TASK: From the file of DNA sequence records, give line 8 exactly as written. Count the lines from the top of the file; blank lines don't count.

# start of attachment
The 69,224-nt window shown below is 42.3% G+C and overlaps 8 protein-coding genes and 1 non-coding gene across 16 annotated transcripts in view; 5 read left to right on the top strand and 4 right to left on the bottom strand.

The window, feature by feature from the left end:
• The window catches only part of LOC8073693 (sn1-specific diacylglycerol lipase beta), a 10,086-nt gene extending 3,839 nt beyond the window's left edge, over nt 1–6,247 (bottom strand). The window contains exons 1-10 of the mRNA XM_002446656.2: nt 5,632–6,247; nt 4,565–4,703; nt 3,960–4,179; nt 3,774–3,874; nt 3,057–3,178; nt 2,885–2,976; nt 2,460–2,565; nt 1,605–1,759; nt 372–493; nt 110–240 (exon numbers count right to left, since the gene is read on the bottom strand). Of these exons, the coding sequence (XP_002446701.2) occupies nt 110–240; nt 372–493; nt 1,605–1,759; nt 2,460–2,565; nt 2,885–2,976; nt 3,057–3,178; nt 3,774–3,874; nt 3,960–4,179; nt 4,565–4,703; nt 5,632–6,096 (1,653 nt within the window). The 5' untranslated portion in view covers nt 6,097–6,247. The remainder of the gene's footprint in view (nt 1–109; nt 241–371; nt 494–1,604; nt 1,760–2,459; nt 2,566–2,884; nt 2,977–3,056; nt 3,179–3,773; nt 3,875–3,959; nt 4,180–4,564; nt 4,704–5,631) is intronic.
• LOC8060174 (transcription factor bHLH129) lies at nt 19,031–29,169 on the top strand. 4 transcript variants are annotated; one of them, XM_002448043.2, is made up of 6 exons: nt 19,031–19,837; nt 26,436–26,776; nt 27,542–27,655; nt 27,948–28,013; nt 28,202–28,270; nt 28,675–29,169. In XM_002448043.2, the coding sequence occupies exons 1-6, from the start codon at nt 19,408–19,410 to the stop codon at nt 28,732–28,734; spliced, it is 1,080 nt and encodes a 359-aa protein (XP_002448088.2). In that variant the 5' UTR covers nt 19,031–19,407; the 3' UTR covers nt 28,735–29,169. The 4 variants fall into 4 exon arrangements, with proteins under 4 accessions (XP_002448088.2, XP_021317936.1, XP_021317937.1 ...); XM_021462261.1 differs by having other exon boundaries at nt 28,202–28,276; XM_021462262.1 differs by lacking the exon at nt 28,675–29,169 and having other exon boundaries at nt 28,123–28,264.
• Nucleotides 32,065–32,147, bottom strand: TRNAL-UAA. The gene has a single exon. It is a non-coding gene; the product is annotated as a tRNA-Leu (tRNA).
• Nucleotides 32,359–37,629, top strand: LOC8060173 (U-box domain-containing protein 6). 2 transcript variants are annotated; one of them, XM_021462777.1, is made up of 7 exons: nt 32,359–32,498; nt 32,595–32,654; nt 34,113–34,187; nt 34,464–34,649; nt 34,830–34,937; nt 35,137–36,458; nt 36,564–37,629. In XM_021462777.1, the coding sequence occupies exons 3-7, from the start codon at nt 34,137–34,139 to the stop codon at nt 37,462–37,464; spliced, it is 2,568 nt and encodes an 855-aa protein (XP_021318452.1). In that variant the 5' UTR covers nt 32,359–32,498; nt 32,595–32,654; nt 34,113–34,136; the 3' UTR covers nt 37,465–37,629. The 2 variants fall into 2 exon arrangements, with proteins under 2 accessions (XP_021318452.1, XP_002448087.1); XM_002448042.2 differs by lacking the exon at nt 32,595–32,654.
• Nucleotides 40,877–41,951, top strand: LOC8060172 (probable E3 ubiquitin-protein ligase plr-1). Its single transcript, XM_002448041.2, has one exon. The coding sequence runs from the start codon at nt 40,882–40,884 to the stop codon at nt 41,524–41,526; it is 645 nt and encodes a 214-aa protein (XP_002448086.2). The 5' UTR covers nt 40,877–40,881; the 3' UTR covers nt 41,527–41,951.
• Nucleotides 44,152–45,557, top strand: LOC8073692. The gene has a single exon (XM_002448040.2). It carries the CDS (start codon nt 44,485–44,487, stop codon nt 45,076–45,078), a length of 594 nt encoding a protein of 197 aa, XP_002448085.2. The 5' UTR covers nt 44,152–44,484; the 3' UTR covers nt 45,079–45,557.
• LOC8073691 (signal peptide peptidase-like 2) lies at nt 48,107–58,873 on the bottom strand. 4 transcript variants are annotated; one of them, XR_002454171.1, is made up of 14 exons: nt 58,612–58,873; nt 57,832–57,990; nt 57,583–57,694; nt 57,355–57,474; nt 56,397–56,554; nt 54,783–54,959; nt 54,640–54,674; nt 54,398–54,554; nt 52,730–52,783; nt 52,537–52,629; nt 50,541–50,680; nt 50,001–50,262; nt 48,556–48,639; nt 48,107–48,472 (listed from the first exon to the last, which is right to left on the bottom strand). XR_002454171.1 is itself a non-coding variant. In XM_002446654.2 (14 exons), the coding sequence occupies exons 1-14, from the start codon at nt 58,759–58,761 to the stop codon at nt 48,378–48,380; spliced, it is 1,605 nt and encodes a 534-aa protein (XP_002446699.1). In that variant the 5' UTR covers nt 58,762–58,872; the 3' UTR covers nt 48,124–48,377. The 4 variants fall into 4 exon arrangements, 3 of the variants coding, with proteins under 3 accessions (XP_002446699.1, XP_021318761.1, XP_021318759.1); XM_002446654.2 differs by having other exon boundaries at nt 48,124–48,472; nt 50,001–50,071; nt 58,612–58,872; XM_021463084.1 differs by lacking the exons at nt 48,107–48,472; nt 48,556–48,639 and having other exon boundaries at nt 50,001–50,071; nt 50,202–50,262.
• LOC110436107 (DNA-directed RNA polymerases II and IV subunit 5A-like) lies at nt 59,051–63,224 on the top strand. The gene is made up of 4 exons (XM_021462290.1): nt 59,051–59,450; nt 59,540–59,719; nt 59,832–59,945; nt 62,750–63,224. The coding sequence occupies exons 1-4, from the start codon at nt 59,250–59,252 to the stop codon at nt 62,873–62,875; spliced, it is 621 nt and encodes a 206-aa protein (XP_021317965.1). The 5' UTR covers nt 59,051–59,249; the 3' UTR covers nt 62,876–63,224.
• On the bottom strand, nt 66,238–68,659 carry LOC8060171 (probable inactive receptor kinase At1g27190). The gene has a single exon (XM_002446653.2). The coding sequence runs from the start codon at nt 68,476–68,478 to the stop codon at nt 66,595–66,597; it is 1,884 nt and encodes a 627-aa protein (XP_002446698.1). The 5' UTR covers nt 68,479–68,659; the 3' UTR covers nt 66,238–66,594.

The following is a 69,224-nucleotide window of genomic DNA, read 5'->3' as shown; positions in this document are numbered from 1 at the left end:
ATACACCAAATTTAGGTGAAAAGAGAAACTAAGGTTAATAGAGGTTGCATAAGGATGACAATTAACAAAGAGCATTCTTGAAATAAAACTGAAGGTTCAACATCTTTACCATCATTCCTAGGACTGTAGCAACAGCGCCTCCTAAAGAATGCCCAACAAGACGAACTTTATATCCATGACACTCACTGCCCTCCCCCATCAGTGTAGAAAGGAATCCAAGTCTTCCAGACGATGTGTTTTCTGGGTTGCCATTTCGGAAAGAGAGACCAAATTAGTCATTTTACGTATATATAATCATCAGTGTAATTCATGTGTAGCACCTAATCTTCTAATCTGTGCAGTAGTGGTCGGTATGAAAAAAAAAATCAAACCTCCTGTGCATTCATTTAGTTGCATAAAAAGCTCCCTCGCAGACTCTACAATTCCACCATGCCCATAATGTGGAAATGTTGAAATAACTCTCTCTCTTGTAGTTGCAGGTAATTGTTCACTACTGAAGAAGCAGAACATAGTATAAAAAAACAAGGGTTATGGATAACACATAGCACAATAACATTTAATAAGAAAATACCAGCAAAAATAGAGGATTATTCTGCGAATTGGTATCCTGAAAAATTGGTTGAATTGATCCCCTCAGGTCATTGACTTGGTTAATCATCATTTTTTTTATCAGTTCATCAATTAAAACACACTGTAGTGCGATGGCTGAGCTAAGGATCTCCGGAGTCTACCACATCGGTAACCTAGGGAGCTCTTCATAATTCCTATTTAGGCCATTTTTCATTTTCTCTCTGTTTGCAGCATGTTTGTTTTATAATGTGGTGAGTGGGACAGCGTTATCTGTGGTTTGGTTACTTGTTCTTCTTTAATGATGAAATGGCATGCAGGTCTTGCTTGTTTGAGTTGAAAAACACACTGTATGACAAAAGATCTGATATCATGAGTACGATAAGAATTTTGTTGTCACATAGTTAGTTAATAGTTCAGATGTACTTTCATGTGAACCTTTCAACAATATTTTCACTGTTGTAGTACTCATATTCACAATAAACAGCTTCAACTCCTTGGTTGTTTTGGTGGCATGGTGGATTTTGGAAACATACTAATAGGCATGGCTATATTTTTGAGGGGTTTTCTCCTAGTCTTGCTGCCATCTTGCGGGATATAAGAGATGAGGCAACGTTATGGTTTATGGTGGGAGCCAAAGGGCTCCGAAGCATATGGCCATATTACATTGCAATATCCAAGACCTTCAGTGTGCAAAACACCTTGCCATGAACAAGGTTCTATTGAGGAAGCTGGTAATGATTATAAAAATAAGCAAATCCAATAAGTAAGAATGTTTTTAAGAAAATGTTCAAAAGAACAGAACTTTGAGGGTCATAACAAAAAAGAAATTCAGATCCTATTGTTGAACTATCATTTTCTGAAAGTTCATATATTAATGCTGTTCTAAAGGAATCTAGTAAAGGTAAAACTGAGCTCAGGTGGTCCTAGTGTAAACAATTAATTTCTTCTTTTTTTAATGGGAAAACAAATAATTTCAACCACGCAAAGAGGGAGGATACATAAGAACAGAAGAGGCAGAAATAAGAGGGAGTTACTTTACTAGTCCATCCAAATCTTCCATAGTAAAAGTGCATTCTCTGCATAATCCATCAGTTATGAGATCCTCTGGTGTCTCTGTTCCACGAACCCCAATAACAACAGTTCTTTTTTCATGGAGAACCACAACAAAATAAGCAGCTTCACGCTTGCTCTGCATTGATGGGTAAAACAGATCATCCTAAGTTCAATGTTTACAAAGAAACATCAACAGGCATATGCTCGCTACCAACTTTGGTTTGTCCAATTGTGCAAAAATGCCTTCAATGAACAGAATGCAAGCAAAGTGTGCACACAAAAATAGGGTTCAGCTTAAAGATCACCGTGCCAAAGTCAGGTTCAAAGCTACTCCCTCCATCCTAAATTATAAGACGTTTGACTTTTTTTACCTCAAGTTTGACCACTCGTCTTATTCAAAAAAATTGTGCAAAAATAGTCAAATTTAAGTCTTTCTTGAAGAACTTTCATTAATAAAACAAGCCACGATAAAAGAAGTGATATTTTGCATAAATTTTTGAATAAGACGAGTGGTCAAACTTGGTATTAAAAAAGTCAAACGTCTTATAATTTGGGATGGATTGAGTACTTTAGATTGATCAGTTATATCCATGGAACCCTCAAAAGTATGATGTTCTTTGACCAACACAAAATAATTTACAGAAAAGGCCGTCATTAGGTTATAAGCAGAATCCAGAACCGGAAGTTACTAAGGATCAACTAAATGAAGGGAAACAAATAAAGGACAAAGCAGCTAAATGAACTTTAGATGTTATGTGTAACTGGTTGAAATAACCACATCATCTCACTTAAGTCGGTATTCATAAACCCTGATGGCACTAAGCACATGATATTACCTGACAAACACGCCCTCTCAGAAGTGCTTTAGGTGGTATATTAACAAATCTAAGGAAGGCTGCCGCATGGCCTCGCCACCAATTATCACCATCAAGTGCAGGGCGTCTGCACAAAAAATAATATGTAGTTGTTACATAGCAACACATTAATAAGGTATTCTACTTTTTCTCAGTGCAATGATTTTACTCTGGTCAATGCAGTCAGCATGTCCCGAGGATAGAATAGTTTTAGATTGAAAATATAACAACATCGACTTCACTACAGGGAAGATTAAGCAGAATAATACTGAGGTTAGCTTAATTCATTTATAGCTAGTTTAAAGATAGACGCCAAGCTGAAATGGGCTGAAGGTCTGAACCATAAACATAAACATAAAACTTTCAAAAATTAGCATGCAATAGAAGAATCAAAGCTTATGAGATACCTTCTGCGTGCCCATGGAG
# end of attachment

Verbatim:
• Nucleotides 44,152–45,557, top strand: LOC8073692. The gene has a single exon (XM_002448040.2). It carries the CDS (start codon nt 44,485–44,487, stop codon nt 45,076–45,078), a length of 594 nt encoding a protein of 197 aa, XP_002448085.2. The 5' UTR covers nt 44,152–44,484; the 3' UTR covers nt 45,079–45,557.